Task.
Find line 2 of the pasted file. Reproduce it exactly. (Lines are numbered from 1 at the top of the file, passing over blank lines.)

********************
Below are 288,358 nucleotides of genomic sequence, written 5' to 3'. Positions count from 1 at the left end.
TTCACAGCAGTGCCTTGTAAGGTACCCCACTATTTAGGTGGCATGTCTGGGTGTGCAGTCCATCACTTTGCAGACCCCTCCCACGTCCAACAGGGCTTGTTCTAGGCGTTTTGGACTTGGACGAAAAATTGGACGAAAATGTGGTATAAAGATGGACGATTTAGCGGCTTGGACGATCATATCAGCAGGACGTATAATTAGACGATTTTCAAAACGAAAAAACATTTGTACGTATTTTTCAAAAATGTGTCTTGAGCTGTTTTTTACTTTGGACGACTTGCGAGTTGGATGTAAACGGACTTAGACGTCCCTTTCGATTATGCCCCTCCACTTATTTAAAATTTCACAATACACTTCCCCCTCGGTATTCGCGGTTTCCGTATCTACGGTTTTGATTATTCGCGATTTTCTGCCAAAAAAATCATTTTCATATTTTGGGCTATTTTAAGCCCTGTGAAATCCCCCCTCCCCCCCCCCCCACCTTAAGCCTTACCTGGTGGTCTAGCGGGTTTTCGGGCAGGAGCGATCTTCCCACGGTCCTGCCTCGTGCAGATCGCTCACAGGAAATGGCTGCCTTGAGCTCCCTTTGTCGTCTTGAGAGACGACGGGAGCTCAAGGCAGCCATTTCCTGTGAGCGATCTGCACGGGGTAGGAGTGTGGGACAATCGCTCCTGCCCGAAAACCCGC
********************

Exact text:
TTCACAGCAGTGCCTTGTAAGGTACCCCACTATTTAGGTGGCATGTCTGGGTGTGCAGTCCATCACTTTGCAGACCCCTCCCACGTCCAACAGGGCTTGTTCTAGGCGTTTTGGACTTGGACGAAAAATTGGACGAAAATGTGGTATAAAGATGGACGATTTAGCGGCTTGGACGATCATATCAGCAGGACGTATAATTAGACGATTTTCAAAACGAAAAAACATTTGTACGTATTTTTCAAAAATGTGTCTTGAGCTGTTTTTTACTTTGGACGACTTGCGAGTTGGATGTAAACGGACTTAGACGTCCCTTTCGATTATGCCCCTCCACTTATTTAAAATTTCACAATACACTTCCCCCTCGGTATTCGCGGTTTCCGTATCTACGGTTTTGATTATTCGCGATTTTCTGCCAAAAAAATCATTTTCATATTTTGGGCTATTTTAAGCCCTGTGAAATCCCCCCTCCCCCCCCCCCCACCTTAAGCCTTACCTGGTGGTCTAGCGGGTTTTCGGGCAGGAGCGATCTTCCCACGGTCCTGCCTCGTGCAGATCGCTCACAGGAAATGGCTGCCTTGAGCTCCCTTTGTCGTCTTGAGAGACGACGGGAGCTCAAGGCAGCCATTTCCTGTGAGCGATCTGCACGGGGTAGGAGTGTGGGACAATCGCTCCTGCCCGAAAACCCGC